Maoist rebels in Jhyaltung Danda, Nepal. Photo by Anuj Chopra

Nepal: Maoists Begin to Disarm


JHYALTUNG DANDA, Nepal -- We've spent five hours on the road from Kathmandu. The car is belching out thick smoke as it wobbles along the deeply rutted roads. The mercury has dropped dramatically and fog is adding to the precarious journey.

We're on our way to a remote hamlet in western Nepal, Jhyaltung Danda in the Nawalparasi district, to spend time at a Maoist camp run by the country's rebels, if they let us. Emerging from the shadow of a long clandestine existence, Nepal's Maoist rebels are now in the process of laying down arms under UN supervision, officially calling an end to their decade long revolution.

As our destination nears, the countryside is increasingly beautiful: old wooden houses rise above vast tracts of maize in mid bloom; little children waive at us as we pass by.

In the distance, I see a red flag flying from the top of a watchtower. As we pull up, a gun barrel darts out from a foxhole padded by sand bags.

We have arrived at the headquarters of the 4th division of the Peoples' Liberation Army (PLA), a rag-tag army of Nepal's Maoists. Yesterday, I tried to visit another camp in the district of Nawalparisi to meet with the rebels. The camp's lanky deputy commander politely broke the news that he couldn't get permission from his "higher ups." So my translator and I had to turn back.

Today, we are in luck...

PHOTO: Feeding his addiction: Khalil in his 'drug den' -- an old bullet-pocked, shrapnel-scarred, Soviet era building in Kabul -- a regular haunt for several drug addicts. (Photo by Anuj Chopra)

by Anuj Chopra

KABUL, Afghanistan -- Mohammad’s motivation to check into a drug rehab clinic was a very personal tragedy. Just last month, this 60-year-old saw one of his eight children, addicted for years to heroin, painfully wither away in front of his eyes. “He smoked nig ht and day,” he says, grimacing. “I want to live. I want my other children to live.”Along with Agha, 17, his eldest son, also an addict, Mohammad made a perilous four-day road trip to Kabul from his obscure village in Helmand province. They are both fortunate to be admitted in the Nejat clinic, the only drug rehab clinic in Kabul. It offers a residential treatment programme to addicts who spend weeks here going through the painful process of withdrawal. But despite being funded by international donors, the number of patients who seek admission here far outstrips the treatment facilities here. With only 10 beds and few in-house specialists, they routinely turn away patients. There are over a 1,000 addicts on the waiting list. Afghanistan produces 92 per cent of the world’s opium, making it the world’s largest poppy growing nation. The booming poppy cultivation is leaving the Afghan society ravaged by the malaise of drug addiction.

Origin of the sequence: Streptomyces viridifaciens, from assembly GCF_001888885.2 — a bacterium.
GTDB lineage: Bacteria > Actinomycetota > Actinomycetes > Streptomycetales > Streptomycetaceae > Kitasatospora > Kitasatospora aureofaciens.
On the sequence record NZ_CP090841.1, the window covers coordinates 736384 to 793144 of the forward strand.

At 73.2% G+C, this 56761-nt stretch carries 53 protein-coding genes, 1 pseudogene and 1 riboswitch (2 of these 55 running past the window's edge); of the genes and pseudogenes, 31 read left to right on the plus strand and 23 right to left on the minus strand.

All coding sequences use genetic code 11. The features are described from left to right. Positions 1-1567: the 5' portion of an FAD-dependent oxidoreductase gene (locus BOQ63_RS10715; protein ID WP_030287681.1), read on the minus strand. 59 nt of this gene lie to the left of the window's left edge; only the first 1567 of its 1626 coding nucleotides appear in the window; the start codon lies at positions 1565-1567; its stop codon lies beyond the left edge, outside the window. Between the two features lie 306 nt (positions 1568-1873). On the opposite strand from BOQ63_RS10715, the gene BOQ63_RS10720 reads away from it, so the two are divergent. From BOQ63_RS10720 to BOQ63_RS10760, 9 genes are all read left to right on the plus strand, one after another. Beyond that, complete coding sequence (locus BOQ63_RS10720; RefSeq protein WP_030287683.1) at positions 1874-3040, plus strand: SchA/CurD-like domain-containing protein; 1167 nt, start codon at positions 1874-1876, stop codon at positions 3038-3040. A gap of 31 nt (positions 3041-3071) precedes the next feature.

PHOTO: Tahira Begum, a 'half-widow' in Kashmir.
Photo by Anuj Chopra

Kashmir: The Disappeared
-- By Anuj Chopra

SRINAGAR, Indian Kashmir A wood-fired bukhari warms the tiny room, providing much needed respite from the biting cold. Donning the hijab, Tahira Begum, fair, frail, and 32, is sitting in a quiet corner, her knees drawn to her chest. Between sobs, she narrates how searching for her missing husband has been her life's obsession in the last six years.

"I've looked up every prison, every morgue in Kashmir ," she sighs, her voice weak and faltering.
"I've searched and searched and searched."

Tariq Ahmad, her childhood friend who she fell in love with and married when she was only 15, disappeared mysteriously six years ago. Unemployed at that time, he left to look for work one morning, never to return again.

Some eye witnesses said they had seen Indian army soldiers whisking him away, putting him in a van and driving away. Since then, there's been no information about his whereabouts. The army denies detaining him.

Tahira begum, amid uncertainty over whether her husband is still alive, is denounced a "half-widow" -- a woman who is neither a widow nor a wife. She cannot remarry under Islamic law until it's proved Tariq is dead.

The search for answers on her husband's whereabouts has taken over her nights, her days. She's been popping anti-depressants, she tells me, just so she can hold on to her sanity for the sake of her three children. Hope of Tariq's return has waned over the years. All that Tahira Begum asks for is a dignified closure.